At its peak, Pokémon Go, an augmented reality mobile game, took the country by storm. It is the fastest mobile application to earn $100 million, and has been downloaded over 800 million times. While revolutionary in its success, Pokémon Go also represents a revolution in the interaction between video games and the physical world.

As an augmented reality (AR) video game, Pokémon Go interacts with the physical world as part of its gameplay. The game allows players to search for and capture fictional monsters on their phone that are hiding in specific places in our physical world (within the game). In order to acquire necessary items to capture the monsters, players must visit pokéstops, which are located at physical landmarks in cities and communities. Players are therefore required to explore and traverse the physical world around them in order to advance and succeed in the game.

This newfound relationship between video game players and the physical world raises novel legal dilemmas. In a February 2019 settlement, Pokémon Go developer Niantic settled a class action lawsuit filed by angry homeowners that found players of the game surrounding and trespassing upon their private property.

Under the terms of the settlement, Niantic agreed to implement new features that will allow for quick and responsive relief for complaints they receive from concerned property owners. These measures will include timely response for requests to move pokéstops, only allow pokéstops to be open during operational hours of parks or landmarks, and warn players to be courteous of their surroundings when congregated in a certain area.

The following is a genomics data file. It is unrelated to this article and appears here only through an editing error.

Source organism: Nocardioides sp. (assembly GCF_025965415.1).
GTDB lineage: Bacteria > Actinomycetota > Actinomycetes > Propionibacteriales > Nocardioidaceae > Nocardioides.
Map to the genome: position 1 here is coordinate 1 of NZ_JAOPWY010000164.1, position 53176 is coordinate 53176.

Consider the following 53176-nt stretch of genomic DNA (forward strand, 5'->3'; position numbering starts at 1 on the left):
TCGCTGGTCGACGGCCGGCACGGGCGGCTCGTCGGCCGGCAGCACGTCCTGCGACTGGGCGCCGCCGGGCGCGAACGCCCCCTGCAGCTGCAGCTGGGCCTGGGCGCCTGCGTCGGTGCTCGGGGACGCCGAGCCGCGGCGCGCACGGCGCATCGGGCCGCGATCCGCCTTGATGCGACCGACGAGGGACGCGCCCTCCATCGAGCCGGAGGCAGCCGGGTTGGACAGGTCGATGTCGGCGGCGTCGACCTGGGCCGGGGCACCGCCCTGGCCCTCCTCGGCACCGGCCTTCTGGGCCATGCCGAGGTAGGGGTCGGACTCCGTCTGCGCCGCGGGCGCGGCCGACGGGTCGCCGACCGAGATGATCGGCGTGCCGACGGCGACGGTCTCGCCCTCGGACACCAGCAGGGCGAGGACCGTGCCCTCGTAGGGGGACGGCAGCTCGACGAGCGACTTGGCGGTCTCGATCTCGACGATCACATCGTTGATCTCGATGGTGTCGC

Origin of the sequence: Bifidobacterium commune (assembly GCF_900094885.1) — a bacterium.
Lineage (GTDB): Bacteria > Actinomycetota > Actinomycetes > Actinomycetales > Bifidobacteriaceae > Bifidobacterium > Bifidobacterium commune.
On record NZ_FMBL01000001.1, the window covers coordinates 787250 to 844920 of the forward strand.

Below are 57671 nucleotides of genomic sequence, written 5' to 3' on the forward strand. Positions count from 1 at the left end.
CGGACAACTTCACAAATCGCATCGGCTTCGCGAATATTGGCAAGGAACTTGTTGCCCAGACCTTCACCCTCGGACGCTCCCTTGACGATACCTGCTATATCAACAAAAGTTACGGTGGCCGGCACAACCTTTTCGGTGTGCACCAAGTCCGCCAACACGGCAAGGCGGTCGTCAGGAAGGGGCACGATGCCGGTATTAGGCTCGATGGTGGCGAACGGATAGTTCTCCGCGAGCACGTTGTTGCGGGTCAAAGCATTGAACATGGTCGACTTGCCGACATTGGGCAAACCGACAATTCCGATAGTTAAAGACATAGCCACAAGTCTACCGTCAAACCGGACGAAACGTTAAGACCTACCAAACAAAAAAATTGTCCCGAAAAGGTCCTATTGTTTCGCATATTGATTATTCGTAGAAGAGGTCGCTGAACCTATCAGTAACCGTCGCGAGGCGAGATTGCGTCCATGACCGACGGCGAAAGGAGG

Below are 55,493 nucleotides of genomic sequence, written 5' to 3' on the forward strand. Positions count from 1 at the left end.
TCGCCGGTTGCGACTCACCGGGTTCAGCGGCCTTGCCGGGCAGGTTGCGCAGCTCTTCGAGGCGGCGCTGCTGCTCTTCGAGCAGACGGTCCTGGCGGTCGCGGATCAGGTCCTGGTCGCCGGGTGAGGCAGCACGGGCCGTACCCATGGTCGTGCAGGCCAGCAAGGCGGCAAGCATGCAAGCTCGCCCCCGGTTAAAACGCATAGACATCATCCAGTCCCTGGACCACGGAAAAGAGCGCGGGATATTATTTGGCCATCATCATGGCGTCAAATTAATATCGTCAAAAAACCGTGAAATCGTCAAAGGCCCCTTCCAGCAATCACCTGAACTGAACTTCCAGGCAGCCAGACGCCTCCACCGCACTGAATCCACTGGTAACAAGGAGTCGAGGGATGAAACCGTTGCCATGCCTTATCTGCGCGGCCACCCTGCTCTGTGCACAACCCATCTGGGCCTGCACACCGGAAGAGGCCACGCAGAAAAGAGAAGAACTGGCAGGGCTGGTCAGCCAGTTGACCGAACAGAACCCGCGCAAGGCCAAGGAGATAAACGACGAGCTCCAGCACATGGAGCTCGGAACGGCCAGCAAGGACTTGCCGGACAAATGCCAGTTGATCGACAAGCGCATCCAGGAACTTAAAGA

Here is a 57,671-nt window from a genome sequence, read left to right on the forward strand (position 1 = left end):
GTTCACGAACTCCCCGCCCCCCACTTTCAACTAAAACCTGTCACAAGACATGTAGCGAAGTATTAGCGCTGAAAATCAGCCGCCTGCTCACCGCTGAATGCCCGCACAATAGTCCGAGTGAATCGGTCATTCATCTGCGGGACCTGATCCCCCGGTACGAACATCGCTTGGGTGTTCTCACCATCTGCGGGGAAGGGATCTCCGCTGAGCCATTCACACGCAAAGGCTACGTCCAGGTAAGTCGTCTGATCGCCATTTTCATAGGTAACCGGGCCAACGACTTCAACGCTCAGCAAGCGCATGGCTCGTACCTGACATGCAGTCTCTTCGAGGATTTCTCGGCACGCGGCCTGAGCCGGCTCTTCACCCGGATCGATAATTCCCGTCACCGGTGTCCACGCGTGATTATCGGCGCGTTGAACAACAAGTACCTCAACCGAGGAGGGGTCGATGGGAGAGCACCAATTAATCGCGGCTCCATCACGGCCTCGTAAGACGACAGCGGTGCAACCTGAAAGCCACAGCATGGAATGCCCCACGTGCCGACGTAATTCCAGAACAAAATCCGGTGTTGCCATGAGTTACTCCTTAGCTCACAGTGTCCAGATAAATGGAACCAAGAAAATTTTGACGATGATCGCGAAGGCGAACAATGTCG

While the popularity of Pokémon Go is waning compared to its opening success, there remains a new legal problem with augmented reality video games that hope to ride Pokémon Go’s wave of success. Courts have had little say in the relationship between augmented reality and private property, and what responsibilities video game developers owe the world around them. The recent settlement does not offer a groundbreaking outcome or influence upon this field of jurisprudence, but as augmented reality video games continue to be successful after Pokémon Go, courts will have to respond to similar concerns that will inevitably rise in the future.

Michael Kushner


 

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